The expenses claimed against income for Income Tax purposes must be ‘wholly and exclusively’ for the purposes of the trade or business.
If you run your business from home, a proportion of the expenses of the residence used for business, such as a study/office, surgery or workshop can be charged against profits. Provided a discrete room or space is for the business, it is usual to calculate the proportion of the house occupied by the business and charge the appropriate percentage of council tax, heating and lighting and so on, to the business. If a shared telephone is used, the business proportion can be charged to the business. Care must be exercised, however, to ensure the claim for use of house as an office is proportionate.
If you sell the property at some future point the Inland Revenue might take the view that the area used as an office should be disallowed from the exemption for the main domestic residence for Capital Gains Tax, with the result that part of any gain on the sale of the house is subject to Capital Gains Tax.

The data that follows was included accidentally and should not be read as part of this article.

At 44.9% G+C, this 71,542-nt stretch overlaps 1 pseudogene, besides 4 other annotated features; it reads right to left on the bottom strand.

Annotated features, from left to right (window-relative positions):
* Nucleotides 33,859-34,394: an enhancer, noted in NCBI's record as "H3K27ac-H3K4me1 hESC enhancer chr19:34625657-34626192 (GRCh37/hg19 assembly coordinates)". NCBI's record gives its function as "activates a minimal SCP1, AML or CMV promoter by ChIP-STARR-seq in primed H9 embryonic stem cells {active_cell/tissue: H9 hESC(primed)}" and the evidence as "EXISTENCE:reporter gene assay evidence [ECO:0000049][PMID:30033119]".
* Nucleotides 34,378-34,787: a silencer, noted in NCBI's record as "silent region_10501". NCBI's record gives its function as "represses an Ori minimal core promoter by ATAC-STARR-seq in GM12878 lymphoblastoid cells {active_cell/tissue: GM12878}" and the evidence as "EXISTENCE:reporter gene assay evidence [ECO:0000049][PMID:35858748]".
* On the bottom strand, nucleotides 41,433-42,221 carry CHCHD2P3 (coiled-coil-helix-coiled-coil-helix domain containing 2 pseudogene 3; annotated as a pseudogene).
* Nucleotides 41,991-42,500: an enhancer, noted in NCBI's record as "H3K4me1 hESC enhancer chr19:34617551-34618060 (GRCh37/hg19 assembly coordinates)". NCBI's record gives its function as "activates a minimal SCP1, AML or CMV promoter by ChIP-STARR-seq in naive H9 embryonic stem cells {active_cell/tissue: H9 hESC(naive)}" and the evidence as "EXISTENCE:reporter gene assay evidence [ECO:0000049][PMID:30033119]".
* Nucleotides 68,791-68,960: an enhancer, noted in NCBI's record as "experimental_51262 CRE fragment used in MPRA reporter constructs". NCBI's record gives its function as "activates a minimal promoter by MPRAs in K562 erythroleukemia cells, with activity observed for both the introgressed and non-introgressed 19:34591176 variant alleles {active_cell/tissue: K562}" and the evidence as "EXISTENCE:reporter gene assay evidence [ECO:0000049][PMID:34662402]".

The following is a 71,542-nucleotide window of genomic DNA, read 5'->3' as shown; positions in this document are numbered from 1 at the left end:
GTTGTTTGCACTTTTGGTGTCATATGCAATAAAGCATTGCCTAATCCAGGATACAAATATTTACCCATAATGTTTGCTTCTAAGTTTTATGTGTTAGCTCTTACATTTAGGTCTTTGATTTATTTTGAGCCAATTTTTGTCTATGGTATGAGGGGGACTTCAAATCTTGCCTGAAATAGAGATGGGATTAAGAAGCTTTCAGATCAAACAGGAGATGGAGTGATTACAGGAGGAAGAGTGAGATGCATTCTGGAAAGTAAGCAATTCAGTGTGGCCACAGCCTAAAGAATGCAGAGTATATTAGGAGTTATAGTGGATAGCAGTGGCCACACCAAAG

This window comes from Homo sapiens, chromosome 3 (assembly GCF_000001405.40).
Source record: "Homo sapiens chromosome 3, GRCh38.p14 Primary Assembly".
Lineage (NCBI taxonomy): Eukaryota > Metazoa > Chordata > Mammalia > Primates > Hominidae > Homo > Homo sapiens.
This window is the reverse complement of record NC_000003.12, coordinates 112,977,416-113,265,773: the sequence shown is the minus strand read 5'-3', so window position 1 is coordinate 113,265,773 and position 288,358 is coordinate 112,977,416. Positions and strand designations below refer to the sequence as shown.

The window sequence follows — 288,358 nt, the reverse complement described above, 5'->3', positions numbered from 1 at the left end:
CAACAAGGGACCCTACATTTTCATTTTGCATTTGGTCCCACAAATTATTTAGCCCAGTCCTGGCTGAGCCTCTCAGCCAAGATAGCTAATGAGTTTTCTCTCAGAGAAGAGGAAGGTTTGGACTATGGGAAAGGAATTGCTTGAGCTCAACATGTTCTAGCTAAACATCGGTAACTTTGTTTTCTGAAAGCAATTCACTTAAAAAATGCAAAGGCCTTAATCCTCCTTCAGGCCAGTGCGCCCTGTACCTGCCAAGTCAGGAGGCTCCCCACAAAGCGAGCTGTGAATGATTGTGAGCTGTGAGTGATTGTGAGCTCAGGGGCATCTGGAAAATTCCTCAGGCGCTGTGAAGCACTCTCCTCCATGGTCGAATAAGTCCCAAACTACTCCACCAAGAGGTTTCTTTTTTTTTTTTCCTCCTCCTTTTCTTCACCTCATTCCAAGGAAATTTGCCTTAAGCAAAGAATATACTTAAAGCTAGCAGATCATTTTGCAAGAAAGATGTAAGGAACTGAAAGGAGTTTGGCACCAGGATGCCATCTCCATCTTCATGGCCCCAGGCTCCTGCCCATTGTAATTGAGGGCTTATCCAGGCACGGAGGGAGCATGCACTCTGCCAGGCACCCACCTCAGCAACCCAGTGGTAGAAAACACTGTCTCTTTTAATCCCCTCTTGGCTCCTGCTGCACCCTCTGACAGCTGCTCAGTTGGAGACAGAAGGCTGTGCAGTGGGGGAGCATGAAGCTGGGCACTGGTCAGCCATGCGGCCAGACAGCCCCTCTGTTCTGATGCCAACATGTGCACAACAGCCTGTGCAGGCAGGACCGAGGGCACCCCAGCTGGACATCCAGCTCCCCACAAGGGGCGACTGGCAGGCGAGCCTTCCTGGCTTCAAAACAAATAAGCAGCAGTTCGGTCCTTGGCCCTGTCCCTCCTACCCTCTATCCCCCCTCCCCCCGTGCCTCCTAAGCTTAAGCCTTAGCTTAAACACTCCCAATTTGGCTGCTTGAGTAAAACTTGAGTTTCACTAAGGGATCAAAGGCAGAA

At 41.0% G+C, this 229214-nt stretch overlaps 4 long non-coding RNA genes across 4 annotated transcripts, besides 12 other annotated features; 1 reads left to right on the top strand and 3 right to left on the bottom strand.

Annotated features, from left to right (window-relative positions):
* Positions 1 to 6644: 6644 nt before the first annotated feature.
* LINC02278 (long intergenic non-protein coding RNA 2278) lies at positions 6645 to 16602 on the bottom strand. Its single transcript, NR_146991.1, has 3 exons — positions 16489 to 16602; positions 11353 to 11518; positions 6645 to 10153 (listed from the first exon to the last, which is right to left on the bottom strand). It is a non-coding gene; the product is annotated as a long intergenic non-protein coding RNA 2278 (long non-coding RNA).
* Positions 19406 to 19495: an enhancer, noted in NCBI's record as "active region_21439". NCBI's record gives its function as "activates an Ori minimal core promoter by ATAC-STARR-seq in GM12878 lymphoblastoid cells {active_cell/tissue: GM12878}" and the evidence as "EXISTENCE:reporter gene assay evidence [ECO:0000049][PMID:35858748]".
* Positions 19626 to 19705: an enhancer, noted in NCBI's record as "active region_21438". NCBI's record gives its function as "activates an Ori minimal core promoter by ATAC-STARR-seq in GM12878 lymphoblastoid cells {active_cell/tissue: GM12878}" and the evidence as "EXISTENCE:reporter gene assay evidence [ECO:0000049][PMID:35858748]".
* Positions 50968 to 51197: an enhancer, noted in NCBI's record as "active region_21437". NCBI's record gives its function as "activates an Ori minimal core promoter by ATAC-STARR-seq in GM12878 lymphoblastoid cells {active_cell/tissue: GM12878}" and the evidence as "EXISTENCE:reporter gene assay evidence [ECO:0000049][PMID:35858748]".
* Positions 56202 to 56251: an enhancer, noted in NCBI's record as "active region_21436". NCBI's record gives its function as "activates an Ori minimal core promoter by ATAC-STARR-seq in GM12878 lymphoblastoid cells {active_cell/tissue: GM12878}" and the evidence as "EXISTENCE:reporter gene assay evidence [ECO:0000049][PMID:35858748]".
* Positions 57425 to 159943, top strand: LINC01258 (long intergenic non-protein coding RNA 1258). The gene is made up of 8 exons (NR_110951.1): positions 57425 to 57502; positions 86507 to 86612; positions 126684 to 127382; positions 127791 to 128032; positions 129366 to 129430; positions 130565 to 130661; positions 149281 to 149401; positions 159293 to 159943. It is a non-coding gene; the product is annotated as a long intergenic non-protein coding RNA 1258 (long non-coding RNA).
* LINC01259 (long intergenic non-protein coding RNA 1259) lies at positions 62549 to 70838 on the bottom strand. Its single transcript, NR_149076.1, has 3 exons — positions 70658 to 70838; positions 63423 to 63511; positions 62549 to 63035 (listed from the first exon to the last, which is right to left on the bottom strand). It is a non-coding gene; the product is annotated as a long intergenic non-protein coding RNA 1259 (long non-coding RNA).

Any significant equipment purchased for the business would be capital expenditure and would qualify for ‘capital allowances’ (the Inland Revenue term for measuring wear and tear of assets). So in a typical list of equipment, a computer and office equipment are capital items and qualify for a 50% (of cost or valuation) as a first year allowance (if this is your first year) or 25% (if not your first year) writing down allowance.
Also, if a car is used in the business a proportion of the cost of running a car – petrol, repairs or servicing might be allowable as well, as a 25% writing down allowance. Alternatively you can charge 40p per mile (up to 10,000 miles).
To claim car expenses against your business profits you need to keep a record of mileage to justify the claim. Other items might be eligible as deductions in your self assessment return if they appear to meet the ‘wholly and exclusively used in the business’ test.
Clothing is generally not allowable unless there is some specific work related items which are not wearable outside the business.
Related: What expenses can I claim through my business? – Darren Fell discusses what costs be claimed on as a small business.
The Inland Revenue (HMRC) has improved its site since this question was first posted and answered (probably due to criticism from people like our reader here). Your first stop for advice at .gov.uk should be the Self Assessment (Tax) pages. You can find the detailed Notes on Self Employment by clicking here.